Canadian Consulting Engineer

Schreyer Award -South Interlake Recreation Centre

October 1, 2009
By Canadian Consulting Engineer

The South Interlake Recreation Centre in Warren, Manitoba has operational and energy costs less than half those of conventional ice hockey arenas built over the past 80 years or so in Canada.

The South Interlake Recreation Centre in Warren, Manitoba has operational and energy costs less than half those of conventional ice hockey arenas built over the past 80 years or so in Canada.

As prime consultant and project manager for the $2.6-million new centre, Tower Engineering was able to achieve the energy savings by applying new technologies and integrating different systems. The project is a successful integration of several fields of building science to produce a highly efficient building; it orchestrates earth sciences (geothermal systems), building envelope technology, refrigeration, HVAC systems, and electrical demand and control systems.

Warren is a picturesque community about 40 kilometres northwest of Winnipeg. The important role that the recreation centre serves in Warren as in many other small communities in Canada cannot be overstated. For the town of 1,000 people it is the social and recreational hub of the community and replacing the old arena was vital. A volunteer committee, however, realized that the community’s small size and limited resources could not sustain a conventional arena with high operating costs. In the end, however, the energy efficient design reduced the arena’s operating costs and it also made the 2,790-m2 project eligible for government and utility grants, enabling it to be constructed within the town’s budget.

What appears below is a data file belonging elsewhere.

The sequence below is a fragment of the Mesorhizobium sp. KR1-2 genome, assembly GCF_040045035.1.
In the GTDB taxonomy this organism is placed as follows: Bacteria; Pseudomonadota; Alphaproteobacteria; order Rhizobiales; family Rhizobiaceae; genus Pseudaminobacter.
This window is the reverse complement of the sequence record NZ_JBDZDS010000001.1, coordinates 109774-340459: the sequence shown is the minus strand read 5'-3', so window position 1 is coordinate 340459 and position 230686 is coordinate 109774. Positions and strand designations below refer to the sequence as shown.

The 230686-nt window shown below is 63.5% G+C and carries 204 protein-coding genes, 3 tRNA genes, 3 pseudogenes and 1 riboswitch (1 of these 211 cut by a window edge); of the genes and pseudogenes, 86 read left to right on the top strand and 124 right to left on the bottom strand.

For the design, Tower Engineering had to “pull out all the stops.”

Modular refrigeration units

First, modular refrigeration units (heat pumps) were used as opposed to large unloading brine systems for the hydronic systems. Also, smaller circulation pumps were used instead of fewer large pumps. Although larger equipment would be more efficient at full loads, full load conditions are rarely attained. Modular units allow on/ off operation, and the ability to shut off some refrigeration units results in efficiencies at part-load operations.